Tuesday, December 01, 2009

A Christmas Tale. A house is an outfit. [part three]

by Ryland Walker Knight

Today you can go out and buy one of my favorite movies not only of last year but of all time: Arnaud Desplechin's A Christmas Tale. I'll have more to say over in The Auteurs Notebook shortly, but for here, for now, know now that it's worth every finger-lickin cent you have to spare. Not only is the single-platter transfer beautiful (I'm sure the Blu-Ray disc looks great, too, as looking at the standard DVD on a BR player with HDMI-upconverting made it all the more crisp and lovely), but the second disc offers up Desplechin's short, L'aimée, which he made a couple years prior, and after Kings and Queen, about the sale of his family home in Roubaix. It offers a nice companion angle on the sense of home a home can give somebody—here, Arnaud's dad as he tells his history, his story riddled with familial lacunae—despite the inevitable hurt we accrue in families (in life). It's a terrifically sad picture. Yet, as with all of Arnaud's movies, its collaging impetus broadens the world; his focus somehow enlarges his scope; his world, forever cinematic, is maximal. In fact, you might say he's greedy for life. And, you might say I am, too, which might explain my ardor for his films.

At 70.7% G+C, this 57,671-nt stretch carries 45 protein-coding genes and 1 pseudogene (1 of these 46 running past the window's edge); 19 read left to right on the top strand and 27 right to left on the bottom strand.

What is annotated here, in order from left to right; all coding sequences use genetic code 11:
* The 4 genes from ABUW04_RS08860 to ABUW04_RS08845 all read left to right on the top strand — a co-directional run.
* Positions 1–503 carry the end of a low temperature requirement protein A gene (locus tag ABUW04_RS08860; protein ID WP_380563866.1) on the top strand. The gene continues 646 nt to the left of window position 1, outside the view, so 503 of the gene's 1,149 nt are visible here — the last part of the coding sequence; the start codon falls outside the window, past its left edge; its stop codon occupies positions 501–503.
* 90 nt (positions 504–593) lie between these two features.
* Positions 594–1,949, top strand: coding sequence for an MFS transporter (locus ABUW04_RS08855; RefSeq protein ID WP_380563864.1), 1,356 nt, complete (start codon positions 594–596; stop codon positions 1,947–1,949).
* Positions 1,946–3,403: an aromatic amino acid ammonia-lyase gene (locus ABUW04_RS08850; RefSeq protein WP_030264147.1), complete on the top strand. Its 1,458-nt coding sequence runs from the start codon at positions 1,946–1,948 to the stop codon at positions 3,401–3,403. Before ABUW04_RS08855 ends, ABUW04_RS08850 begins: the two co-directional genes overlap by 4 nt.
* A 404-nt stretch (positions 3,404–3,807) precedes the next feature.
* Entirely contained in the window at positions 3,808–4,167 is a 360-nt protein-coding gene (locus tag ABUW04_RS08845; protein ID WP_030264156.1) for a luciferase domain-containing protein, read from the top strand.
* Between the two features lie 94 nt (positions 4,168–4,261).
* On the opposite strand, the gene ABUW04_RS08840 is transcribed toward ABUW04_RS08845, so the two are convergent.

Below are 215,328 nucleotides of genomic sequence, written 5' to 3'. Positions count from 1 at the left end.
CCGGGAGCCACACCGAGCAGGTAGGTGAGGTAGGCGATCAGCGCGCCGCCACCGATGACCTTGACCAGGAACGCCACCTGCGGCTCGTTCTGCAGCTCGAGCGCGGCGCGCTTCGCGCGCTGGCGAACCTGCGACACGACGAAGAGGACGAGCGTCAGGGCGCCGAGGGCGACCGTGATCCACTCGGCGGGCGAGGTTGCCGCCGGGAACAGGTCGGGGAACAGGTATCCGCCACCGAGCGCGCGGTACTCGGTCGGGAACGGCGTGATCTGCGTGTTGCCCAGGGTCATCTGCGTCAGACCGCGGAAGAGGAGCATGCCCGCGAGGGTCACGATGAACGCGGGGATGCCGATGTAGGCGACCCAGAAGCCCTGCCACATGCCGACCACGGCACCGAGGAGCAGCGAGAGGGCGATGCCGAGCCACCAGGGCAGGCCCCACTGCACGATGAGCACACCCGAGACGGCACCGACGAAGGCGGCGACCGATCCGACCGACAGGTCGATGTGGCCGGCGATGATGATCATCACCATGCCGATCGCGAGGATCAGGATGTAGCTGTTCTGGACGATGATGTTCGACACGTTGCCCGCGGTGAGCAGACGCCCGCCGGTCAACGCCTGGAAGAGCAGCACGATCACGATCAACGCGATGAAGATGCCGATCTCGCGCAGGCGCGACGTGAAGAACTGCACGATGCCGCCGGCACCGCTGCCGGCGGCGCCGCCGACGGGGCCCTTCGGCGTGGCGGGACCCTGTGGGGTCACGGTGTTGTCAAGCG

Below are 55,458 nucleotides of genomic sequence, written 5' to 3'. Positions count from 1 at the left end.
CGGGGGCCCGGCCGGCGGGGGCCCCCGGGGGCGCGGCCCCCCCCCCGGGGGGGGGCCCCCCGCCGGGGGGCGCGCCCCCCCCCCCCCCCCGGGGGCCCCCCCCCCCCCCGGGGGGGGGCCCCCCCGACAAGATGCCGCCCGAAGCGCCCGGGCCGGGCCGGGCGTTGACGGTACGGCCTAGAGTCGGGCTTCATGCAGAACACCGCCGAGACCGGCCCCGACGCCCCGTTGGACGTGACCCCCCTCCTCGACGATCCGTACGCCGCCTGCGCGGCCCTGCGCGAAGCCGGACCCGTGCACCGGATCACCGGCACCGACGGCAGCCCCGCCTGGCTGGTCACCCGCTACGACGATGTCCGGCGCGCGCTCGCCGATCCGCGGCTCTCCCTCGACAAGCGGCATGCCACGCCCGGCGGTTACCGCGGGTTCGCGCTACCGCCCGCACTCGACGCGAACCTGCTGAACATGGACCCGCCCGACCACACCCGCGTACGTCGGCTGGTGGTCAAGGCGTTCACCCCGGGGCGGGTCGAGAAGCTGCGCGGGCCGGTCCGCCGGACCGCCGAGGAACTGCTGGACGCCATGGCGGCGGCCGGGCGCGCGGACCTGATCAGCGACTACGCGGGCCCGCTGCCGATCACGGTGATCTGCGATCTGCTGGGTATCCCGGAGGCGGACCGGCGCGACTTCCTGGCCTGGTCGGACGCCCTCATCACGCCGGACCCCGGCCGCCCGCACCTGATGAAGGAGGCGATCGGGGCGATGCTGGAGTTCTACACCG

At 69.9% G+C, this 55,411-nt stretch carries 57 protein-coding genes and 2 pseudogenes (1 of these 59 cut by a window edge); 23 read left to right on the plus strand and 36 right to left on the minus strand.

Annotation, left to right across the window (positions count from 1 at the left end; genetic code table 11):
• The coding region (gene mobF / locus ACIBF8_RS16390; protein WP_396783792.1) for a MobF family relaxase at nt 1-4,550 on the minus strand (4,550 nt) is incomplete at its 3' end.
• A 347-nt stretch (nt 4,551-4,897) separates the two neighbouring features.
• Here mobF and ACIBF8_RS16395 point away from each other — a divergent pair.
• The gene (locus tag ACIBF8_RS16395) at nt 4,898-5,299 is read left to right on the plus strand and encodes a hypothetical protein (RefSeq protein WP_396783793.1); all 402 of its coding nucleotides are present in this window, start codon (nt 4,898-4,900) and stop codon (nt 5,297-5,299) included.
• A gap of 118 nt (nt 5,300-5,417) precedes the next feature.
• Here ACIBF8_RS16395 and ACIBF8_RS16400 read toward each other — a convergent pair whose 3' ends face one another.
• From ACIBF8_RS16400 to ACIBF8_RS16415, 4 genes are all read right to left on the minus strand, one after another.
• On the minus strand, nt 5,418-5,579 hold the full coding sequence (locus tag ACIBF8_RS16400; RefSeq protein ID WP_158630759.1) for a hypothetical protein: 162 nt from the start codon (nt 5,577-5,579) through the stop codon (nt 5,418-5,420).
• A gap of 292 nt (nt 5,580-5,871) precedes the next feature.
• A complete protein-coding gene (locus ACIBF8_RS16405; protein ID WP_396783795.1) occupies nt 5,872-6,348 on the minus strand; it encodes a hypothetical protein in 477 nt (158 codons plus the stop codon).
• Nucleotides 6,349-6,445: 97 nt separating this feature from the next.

I will never shy from the fact that I see myself in his art, and that this recognition—instead of devaluing—enriches these experiences. It's a form of flattery, sure, where I can pat myself on the back a bit, but it's also a challenge; his movies forever push me back, make me ask myself questions. Understanding is never one-way. My Sex Life... makes me question my formative relationships and long-delayed undergraduate degree; La Sentinelle makes me question my isolation, and my occasional impulse towards solipsism; Kings and Queen makes me throw up my hands and love my mom; A Christmas Tale makes me cry, and shows that, yes, life is hard, but it's just life—that you don't get to wallow, that you have to keep going, and will, despite your selfishness—that the world, and life, will accommodate a lot more than you ever expect. Also, there's a lot of formal fun, and the rush of it is exhilarating: life can fly by and still be rich every second. If you're lucky, you'll get some help (some love) along the way, and giving it back will only make things better. Take the gift and relish it now.

1 comment:

  1. I'll never forget watching half of A Christmas Tale with you down in the Brooklyn dungeon, as you fought to stay awake (not cuz of the movie--just a long day) and we ate bodega snacks.

    Yeah, Kings and Queen is the same kind of breezy, sad and embracing. These flicks make a nice correlative to what we have in common, our life-greed. Sometime this month I'ma make a date to watch the other half of ACT with my Ry's-eye glasses on.